I read an article a week ago which argued that this – here, now – is what peak oil looks like
A decade ago, those few of us who were paying attention to peak oil were pointing out that if the peak of global conventional petroleum production arrived before any meaningful steps were taken, the price of oil would rise to previously unimagined heights, crippling the global economy and pushing political systems across the industrial world into a rising spiral of dysfunction and internal conflict.
With most grades of oil above $100 a barrel, economies around the world mired in a paper “recovery” worse than most recessions, and the United States and European Union both frozen in political stalemates between regional and cultural blocs with radically irreconcilable agendas, that prophecy has turned out to be pretty much square on the money, but you won’t hear many people mention that these days.
The point that has to be grasped just now, it seems to me, is that this is what peak oil looks like. Get past the fantasies of sudden collapse on the one hand, and the fantasies of limitless progress on the other, and what you get is what we’re getting—a long ragged slope of rising energy prices, economic contraction, and political failure, punctuated with a crisis here, a local or regional catastrophe there, a war somewhere else—all against a backdrop of disintegrating infrastructure, declining living standards, decreasing access to health care and similar services, and the like, which of course has been happening here in the United States for some years already.
[John Michael Greer, What Peak Oil Looks Like, 7 December 2011]
What if we have also reached ‘peak freedom’ – the maximum extent of individual freedoms and civil liberties?
Europe and America became considerably more free through the 19th and 20th centuries. Slavery was abolished; women gained the vote; homosexuality decriminalised and employment and welfare reforms provided a baseline of freedom from exploitation and freedom for all to have a chance at a decent living. We gained the right to unionise; to (all) own private property; that everyone could access legal representation through legal aid if they couldn’t afford their own defence. From the Chatterley trial, to journalist’s privilege not to name sources, to the rise of internet we have gained increasing freedoms of thought and expression.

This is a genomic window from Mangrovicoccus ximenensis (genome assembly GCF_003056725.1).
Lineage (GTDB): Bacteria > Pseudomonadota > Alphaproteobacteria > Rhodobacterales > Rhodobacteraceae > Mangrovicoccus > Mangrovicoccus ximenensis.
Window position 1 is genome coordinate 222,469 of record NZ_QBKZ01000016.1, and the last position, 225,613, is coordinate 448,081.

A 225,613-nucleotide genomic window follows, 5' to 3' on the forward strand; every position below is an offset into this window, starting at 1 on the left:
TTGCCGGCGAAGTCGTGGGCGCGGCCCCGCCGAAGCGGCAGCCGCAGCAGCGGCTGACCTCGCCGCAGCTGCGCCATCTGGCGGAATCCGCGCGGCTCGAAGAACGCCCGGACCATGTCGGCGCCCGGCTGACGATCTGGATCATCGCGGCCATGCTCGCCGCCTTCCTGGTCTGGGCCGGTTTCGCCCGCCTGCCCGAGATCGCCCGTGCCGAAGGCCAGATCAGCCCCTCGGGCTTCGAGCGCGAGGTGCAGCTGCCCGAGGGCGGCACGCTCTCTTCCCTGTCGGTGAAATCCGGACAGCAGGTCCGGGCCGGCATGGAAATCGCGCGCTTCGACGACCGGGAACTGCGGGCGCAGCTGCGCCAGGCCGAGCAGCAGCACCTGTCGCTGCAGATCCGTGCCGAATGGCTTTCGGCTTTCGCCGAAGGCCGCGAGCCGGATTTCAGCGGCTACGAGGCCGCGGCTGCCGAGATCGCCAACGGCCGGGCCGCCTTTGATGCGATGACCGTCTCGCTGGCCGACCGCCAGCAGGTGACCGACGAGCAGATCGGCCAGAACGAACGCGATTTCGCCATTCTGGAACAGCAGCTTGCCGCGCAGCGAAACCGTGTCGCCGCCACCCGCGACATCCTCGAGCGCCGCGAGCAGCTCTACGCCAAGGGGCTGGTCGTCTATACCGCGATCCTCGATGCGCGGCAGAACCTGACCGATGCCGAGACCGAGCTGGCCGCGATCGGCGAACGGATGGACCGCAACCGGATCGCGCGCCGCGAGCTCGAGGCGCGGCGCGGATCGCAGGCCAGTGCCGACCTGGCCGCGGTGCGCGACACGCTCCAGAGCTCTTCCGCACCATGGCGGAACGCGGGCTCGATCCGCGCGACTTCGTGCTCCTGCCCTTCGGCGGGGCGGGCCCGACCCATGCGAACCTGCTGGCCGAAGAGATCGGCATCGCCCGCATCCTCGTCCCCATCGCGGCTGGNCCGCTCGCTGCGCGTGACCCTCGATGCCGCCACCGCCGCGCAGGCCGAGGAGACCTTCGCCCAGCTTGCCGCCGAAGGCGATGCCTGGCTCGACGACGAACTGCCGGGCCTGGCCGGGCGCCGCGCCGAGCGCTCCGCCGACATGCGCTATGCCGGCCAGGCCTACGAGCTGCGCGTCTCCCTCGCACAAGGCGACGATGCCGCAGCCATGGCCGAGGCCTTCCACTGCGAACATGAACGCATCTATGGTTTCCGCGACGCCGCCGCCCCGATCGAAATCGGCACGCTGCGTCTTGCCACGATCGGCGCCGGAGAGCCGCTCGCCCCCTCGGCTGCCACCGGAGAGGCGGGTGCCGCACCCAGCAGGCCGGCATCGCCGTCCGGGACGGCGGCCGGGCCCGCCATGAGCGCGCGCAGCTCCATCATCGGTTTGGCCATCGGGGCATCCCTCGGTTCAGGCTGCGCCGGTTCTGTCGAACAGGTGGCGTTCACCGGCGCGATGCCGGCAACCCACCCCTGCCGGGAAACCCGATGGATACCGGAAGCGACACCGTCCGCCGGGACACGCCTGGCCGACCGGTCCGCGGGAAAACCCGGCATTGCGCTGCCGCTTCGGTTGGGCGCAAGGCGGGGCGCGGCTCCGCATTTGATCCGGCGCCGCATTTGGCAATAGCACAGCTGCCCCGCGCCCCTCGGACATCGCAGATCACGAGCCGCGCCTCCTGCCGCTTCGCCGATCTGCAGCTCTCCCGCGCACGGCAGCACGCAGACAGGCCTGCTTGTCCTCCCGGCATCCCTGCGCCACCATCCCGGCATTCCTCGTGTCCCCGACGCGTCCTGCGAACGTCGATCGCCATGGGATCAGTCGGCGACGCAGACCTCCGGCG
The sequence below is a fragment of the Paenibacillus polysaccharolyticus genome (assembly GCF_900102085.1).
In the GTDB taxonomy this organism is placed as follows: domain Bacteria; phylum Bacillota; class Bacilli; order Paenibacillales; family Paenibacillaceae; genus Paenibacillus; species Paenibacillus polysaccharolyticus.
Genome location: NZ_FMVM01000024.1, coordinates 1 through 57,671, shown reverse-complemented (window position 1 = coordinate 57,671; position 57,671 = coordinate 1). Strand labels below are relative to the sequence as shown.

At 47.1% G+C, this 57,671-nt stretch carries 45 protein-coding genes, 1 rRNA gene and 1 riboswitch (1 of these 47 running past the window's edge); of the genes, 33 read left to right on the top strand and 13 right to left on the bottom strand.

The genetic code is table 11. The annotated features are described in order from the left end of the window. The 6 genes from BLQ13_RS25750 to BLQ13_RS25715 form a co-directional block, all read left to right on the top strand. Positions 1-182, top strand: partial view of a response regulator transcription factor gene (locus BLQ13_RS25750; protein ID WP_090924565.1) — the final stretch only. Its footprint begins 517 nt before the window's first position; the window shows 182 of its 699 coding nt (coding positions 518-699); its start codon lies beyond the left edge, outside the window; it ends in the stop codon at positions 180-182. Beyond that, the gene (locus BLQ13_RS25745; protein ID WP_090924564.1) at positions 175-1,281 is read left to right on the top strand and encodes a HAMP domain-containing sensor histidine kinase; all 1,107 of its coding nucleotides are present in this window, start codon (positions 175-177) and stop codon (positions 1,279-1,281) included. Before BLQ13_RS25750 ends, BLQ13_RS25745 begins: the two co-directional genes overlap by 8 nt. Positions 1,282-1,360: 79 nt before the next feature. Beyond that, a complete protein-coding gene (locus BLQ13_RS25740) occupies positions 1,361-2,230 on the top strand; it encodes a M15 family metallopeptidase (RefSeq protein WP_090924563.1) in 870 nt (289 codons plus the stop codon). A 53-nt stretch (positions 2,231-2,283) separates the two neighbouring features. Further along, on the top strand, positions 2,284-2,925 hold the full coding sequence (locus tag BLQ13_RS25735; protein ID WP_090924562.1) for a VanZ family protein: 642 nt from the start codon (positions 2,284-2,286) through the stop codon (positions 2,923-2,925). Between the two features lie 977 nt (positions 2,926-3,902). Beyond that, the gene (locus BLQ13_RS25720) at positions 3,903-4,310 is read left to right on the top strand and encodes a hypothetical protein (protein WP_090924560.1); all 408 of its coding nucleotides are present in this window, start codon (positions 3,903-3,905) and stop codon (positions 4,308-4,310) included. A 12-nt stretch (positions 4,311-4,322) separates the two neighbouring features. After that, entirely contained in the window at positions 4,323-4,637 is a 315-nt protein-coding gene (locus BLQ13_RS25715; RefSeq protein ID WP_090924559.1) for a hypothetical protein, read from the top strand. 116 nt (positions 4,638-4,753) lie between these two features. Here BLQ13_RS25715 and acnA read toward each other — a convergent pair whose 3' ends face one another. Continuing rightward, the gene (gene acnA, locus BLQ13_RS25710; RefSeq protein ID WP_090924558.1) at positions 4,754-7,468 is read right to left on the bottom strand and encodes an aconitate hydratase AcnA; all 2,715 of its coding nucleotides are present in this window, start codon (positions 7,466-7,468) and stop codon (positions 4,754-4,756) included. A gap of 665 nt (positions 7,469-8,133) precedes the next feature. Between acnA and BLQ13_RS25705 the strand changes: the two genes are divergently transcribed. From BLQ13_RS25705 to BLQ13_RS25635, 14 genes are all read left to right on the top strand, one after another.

Wednesday I met up with an old, old friend by name of @metaleptic. We talked about 2011 and the coming end of the world – and what felt significant about our conversation is that perhaps for the first time I was as pessimistic as him.
What happened in 2011?
- The Met Police, Tory government and supposedly independent judiciary seeking to criminalise all forms of protest that aren’t walking along a pre-determined march route (and how long will they keep authorising big protest marches, you wonder?)
- Kettling, mass arrests, police infiltrators, 944 deaths in police custody since 1990. Et cetera
- The US Senate overwhelmingly passed the National Defense Authorization Act (NDAA) which gives the military (not the police) authority over domestic terror investigations and interrogations…
- …allows for indefinite detention without trial of absolutely anyone suspected of being a terrorist…
- …and defines the whole of the United States as a “battlefield”.
- The normalisation of drone warfare and extra-judicial killings of British citizens in Pakistan, a country we are not at war with
- SOPA and the Digital Economy Act threatening basic internet freedoms
What’s coming in the rest of my lifetime?
- The start of a four-degree or more rise in global temperatures, leading to extreme weather events and potentially the total loss of climate equilibrium (then god knows what)
- The oil runs out, as does rather a lot of minerals we use to make rather a lot of things
- The water runs out and large parts of the globe become uninhabitable
- Starving and/or displaced people in the billions
- Fortress Europe to (try to) keep them out of our (collapsing) economies and welfare states
- A geriatric population in the West no longer producing wealth but functioning as a massive voting block to stymie any change. (Actually Hugo and I did disagree here – he’s more cynical and doubts even the veneer of democracy, voting etc will survive. I predict a mere move through simulacra into simulation.)
Given that, then – Year of Protest or not – how is there any likelihood that the world will get more free?
The question becomes simply when we passed the peak – before or after 9/11?